The San Joaquin Valley

April 22

We had spent so much time at Henry Coe Park, waiting for the weather to clear before the backpack trip across the Diablo Range, that arriving there sort of felt like coming home. The john muir walkrangers and the Pine Ridge Association volunteers were all glad to see us again. We told them all about our trip through the wilderness and ranches, then recovered our van and returned to Gustine.

April 23 Day 22

Today we crossed the San Joaquin River at Hill's Ferry, just like Muir did 138 years before. Well, not exactly like Muir.when he crossed there was actually a ferry, now there is a bridge. And on the west bank of the river, where the rough and ready town of Hill's Ferry, with its saloons and brothels (which we joke might have been why he separated from Chilwell) used to be, now there is an auto racetrack and a trailer park. The river overran its banks two weeks, because with all the rain we have had, and parts were still underwater. (Gods wrath for the town's past misdeeds?)

john muir walkMuir states that at this point in his journey he separated from Chilwell to spend time botanizing, as there was such a profusion of plant life. Times have changed. What we saw was miles of freshly plowed fields, or ones that were waist high with some grain crop. We did see some wildflowers, beside the road and in empty lots. There were bright yellow mustard and dandelion, white and pale yellow radish, bright purple thistles, and an ever-present little purple geranium. I looked at them with my uneducated Peter Thomas eyes and thought they were beautiful, and Donna just called them weeds. I was surprised at this contempt, but then learned its source: the non-native weeds overrun the landscape and natives cannot grow. The only native we saw was fiddleneck, and it grew everywhere.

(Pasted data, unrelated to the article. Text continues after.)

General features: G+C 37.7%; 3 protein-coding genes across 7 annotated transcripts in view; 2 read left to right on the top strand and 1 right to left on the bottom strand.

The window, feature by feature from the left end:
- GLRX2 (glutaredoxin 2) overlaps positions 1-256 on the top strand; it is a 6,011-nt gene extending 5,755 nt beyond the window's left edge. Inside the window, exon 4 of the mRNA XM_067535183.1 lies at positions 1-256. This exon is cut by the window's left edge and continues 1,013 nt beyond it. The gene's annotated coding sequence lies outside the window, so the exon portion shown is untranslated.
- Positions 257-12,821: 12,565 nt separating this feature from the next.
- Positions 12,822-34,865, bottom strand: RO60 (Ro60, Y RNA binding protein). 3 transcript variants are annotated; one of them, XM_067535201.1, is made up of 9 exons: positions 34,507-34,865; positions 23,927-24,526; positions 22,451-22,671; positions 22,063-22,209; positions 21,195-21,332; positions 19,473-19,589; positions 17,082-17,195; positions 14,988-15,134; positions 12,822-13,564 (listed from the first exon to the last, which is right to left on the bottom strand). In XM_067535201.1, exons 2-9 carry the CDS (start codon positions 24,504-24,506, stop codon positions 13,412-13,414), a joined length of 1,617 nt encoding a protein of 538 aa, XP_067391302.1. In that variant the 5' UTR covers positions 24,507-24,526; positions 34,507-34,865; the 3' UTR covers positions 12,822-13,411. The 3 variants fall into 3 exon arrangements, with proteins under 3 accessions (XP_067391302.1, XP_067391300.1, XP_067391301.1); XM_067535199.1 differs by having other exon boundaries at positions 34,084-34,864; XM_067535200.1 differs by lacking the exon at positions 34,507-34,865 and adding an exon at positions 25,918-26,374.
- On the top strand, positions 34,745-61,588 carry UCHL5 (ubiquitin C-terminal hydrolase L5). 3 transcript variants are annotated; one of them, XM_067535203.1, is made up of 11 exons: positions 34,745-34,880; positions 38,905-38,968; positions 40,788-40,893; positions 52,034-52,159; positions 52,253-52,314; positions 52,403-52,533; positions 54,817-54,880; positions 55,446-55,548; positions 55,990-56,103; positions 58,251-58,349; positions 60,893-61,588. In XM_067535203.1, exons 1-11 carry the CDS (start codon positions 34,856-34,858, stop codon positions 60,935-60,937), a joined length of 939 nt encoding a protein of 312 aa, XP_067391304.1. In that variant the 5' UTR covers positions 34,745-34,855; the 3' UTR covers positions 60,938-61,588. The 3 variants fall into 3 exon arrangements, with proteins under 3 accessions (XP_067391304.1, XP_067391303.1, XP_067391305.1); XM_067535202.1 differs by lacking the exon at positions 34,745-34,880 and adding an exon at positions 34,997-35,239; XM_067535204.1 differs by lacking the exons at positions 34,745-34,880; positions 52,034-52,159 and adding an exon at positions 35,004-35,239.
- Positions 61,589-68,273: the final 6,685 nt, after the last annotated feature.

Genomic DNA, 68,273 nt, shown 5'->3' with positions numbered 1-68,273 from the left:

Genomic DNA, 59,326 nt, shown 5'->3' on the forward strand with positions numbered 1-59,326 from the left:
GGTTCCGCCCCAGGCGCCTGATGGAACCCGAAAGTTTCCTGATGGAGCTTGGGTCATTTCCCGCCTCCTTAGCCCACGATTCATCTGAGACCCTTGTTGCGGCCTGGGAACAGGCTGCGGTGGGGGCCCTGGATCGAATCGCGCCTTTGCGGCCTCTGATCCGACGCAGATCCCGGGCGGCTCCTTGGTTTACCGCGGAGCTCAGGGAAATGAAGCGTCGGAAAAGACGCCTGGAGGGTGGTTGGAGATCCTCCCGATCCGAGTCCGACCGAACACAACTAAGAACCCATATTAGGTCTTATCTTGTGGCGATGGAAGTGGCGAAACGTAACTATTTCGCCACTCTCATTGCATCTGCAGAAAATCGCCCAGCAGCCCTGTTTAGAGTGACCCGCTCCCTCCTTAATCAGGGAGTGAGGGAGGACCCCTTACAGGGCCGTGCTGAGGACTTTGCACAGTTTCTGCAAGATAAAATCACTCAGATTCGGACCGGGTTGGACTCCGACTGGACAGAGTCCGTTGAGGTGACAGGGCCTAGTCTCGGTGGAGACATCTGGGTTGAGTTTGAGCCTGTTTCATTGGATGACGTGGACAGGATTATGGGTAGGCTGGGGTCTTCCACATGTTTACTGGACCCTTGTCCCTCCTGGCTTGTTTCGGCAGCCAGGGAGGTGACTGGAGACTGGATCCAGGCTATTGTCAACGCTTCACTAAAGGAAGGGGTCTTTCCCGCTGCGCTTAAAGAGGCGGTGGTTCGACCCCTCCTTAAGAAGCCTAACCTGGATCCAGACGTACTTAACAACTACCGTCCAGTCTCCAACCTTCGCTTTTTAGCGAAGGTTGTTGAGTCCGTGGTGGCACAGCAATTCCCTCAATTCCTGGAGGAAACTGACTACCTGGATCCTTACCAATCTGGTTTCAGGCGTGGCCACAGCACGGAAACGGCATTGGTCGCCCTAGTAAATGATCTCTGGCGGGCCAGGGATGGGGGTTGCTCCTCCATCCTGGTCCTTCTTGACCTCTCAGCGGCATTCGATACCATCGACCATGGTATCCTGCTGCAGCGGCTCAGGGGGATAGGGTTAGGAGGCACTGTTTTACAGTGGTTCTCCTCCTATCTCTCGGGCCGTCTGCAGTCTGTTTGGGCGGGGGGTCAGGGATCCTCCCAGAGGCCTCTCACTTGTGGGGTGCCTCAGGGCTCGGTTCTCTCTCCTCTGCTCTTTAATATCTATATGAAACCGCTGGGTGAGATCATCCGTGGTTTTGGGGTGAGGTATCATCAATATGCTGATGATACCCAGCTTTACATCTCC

It would have been easier if Muir had wanted to look at birds, as the San Joaquin valley is a birdwatchers paradise. After crossing the river, we walked along a state game reserve for birds and saw cliff swallows, egrets, Swainson hawks, kestrels, western meadowlarks, killdeer and turkey vultures. Muir would have been in bird heaven.

john muir walkAs we were walking along the shoulder of a little farm road with waist high grain on both sides a big red suv pulled over next to us on the road. We were scared, but it turned out to be people who had seen an article about our trip in a Concord, tri-county paper, and since they recognized us out here in the middle of nowhere wanted to stop to say hi. We thought we were going to get hassled and instead we get some praise. Life is good.

During the next few days we will follow the Merced River east. We cannot actually walk near the river, for it is all private farmland. We will be walking along the aqueducts and canals that parallel the river. We may not have Internet access for a few days, so check again on Thursday.

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